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AVRT is out there for people who want to go down that route and/or combine it with this method. This model offers another path to recovery & if it can strike a chord with some people in a way that other methods don't, then that is surely better than have it duplicate something that's already available?
Absolutely. And, admittedly, I haven't even read the book yet. But I like what I've learned about it so far.
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Old 03-09-2018, 09:47 AM   #86 (permalink)
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Absolutely. And, admittedly, I haven't even read the book yet. But I like what I've learned about it so far.
I agree with Andy too. The Freedom Model does not see addiction as an ambivalence as AVRT does and so there is no AV. In the Freedom Model you are you are always in control of your relationship with drink. There are not two "persons", you and the Beast, inside you and so there is no ambivalence. If you feel that your happiest option is not drinking then that's really it other than living that out of course. That is really what you want and so there will be no conflicting voice telling you otherwise.
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Old 03-09-2018, 11:36 AM   #87 (permalink)
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I agree with Andy too. The Freedom Model does not see addiction as an ambivalence as AVRT does and so there is no AV. In the Freedom Model you are you are always in control of your relationship with drink. There are not two "persons", you and the Beast, inside you and so there is no ambivalence. If you feel that your happiest option is not drinking then that's really it other than living that out of course. That is really what you want and so there will be no conflicting voice telling you otherwise.
I don't know what all the Freedom Model entails, but if " so there will be no conflicting voice telling you otherwise." is a logical conclusion to draw from their reasoning, i would suggest testing this theory with a shifting exercise from AVRT.
Get a bottle of your favorite, pour a glass and hold it, and then 'listen'.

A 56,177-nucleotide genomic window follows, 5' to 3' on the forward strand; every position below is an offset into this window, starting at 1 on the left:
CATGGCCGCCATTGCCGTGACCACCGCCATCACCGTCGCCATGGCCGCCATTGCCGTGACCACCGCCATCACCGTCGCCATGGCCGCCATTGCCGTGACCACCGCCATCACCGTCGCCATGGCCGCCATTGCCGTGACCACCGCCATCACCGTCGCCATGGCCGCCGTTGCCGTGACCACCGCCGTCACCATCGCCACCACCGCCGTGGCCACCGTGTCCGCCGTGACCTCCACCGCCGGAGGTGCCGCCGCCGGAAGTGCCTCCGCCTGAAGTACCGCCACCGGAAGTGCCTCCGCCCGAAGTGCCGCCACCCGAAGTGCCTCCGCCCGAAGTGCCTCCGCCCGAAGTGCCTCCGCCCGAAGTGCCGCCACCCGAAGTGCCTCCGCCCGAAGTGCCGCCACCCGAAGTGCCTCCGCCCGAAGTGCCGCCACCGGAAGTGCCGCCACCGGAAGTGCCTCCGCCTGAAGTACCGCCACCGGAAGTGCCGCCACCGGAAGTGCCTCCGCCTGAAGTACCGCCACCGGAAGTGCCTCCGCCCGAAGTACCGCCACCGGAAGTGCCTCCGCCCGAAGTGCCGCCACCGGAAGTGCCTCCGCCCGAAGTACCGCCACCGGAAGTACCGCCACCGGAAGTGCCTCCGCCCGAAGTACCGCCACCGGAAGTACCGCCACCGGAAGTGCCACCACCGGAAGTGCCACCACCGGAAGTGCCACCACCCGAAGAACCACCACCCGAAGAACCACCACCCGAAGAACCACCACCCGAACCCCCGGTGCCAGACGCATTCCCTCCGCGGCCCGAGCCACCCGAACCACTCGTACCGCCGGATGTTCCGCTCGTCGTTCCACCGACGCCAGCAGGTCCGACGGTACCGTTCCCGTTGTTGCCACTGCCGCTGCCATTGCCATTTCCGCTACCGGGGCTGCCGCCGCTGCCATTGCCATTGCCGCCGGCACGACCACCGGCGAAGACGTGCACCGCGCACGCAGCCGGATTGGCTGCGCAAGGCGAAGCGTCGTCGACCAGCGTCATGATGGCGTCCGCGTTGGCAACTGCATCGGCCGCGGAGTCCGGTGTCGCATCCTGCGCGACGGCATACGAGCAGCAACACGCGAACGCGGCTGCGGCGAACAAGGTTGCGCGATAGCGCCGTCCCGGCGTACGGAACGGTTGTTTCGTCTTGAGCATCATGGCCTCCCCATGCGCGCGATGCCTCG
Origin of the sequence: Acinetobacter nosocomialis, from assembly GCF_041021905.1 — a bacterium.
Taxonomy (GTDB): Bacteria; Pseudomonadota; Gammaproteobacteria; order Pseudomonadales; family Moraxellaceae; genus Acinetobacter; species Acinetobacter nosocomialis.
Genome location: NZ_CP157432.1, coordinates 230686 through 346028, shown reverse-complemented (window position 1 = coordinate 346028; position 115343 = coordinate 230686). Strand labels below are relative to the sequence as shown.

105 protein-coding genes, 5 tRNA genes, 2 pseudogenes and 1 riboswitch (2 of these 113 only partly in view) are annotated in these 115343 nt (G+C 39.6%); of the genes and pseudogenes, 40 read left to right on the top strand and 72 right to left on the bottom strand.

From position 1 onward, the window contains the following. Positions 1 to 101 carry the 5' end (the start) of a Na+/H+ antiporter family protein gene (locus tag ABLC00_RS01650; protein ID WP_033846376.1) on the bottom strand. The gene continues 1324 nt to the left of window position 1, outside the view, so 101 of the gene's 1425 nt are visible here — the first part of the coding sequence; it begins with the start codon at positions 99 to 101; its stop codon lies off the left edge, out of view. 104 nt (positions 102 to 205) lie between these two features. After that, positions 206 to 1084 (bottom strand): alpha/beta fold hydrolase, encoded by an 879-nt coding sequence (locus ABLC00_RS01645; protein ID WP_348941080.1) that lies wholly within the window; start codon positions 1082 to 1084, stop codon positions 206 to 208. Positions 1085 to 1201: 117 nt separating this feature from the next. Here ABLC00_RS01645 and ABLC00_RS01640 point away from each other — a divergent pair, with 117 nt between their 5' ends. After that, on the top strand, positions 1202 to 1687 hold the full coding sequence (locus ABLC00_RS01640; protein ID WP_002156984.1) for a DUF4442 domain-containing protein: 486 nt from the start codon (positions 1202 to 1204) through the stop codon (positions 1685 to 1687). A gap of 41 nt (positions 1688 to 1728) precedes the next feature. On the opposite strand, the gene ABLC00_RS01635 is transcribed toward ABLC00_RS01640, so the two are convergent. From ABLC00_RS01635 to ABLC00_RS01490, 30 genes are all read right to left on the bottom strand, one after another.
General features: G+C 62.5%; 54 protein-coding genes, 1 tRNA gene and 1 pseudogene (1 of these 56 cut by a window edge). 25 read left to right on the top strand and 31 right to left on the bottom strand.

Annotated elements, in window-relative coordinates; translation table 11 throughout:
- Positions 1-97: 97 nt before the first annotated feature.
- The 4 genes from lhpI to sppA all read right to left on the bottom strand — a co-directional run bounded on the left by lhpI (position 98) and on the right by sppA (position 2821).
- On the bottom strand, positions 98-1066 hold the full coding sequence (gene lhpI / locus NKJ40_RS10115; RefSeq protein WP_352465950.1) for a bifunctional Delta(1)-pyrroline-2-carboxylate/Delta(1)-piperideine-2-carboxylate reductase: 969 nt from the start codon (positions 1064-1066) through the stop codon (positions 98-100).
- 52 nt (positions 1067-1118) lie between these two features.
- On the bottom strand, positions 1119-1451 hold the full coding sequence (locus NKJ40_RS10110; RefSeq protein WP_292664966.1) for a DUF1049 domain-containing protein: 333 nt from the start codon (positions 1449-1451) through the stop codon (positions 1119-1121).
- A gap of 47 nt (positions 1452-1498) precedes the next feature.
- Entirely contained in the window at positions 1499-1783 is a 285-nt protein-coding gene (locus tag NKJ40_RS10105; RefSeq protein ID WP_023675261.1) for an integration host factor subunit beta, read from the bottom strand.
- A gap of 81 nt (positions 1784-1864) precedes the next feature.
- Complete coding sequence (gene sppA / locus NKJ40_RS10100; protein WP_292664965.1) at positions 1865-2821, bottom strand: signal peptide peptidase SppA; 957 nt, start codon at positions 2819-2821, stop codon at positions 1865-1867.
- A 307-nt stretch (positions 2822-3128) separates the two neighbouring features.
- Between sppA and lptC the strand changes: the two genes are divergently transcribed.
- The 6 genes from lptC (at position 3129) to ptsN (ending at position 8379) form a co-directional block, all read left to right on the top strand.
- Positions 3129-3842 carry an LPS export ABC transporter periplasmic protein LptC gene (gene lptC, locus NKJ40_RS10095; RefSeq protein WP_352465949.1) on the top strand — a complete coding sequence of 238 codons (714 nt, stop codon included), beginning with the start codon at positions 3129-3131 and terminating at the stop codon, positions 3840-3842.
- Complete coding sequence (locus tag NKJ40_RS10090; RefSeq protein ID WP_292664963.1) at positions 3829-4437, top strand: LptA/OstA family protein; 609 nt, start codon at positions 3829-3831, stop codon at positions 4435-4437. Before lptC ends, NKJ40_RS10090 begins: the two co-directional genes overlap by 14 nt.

The AV doesn't need to be nonexistent to be ignored.
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Old 03-09-2018, 03:41 PM   #88 (permalink)
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If quitting is conditioned upon anything as a result - including, strangely, happiness or freedom or contentment - then it is AV. This book being touted here is so full of AV it smells like a barmaid's apron.
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Old 03-09-2018, 07:41 PM   #89 (permalink)
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Choosing between heavy drinking, moderation (for me that meant averaging two drinks a day), or abstinence, with the maxim of staying as happy as possible, was my modus operandi for many years until the moral compass I was raised to respect ended up vascilating so wildly I finally realized it was taking too much work to protect the drunken me - that whole other happy, altered-state personality I had grown to depend upon. While I was internally prideful about how I thought I had been hiding my drunkenness from certain people, and enjoying it at the same time, I now see that my life then was a mundane hedonistic treadmill compared to what the rest of my responsible, upwardly mobile peers had been doing for the previous ten years.

As I see it, I had been doing for a long time what the Freedom Model is teaching. I was choosing between 1 - heavy drinking, 2 - moderation (whatever), and 3 - abstinence, with my happiness (both while and while not under the influence of alcohol/drugs) being foremost. The Freedom Model suggests to me how a Recovery Coach might have convinced me, had I had enough money and had they been invented way back then, to hire him/her to help me learn how to solve my how much to drink problem. I think it probably wouldn’t have worked for me. I would have just continued down the same path.

I chose the fourth option, the option that is so often avoided in the recovery community - I chose to remove any further choosing with PERMANENT abstinence. The Big Plan is much different than choosing abstinence within a context of ongoing happiness evaluations between heavy drinking, moderation (whatever that means), and abstinence. Upon looking up the definition of abstinence it does not usually mean FOREVER, WITHOUT ANY FURTHER RECONSIDERATION, as in I WILL DIE WITHOUT ANY FURTHER OPTION OF RESCINDING THAT ABSTINENCE.

I relish my having made the Big Plans I have made on mind altering drugs, caffeine, and man-made-sweets. I stopped using nicotine decades ago and quickly found it so disgusting that I never made a formal Big Plan on that. In fact, seeing now, with so much clarity, the difference between the popular meaning of abstinence as an ongoing chosen state, here evaluated with happiness, as taught by the Freedom Model, and Permanent abstinence mandated by pledging “I will never use ... again”; I will here and NOW make my Big Plan for nicotine.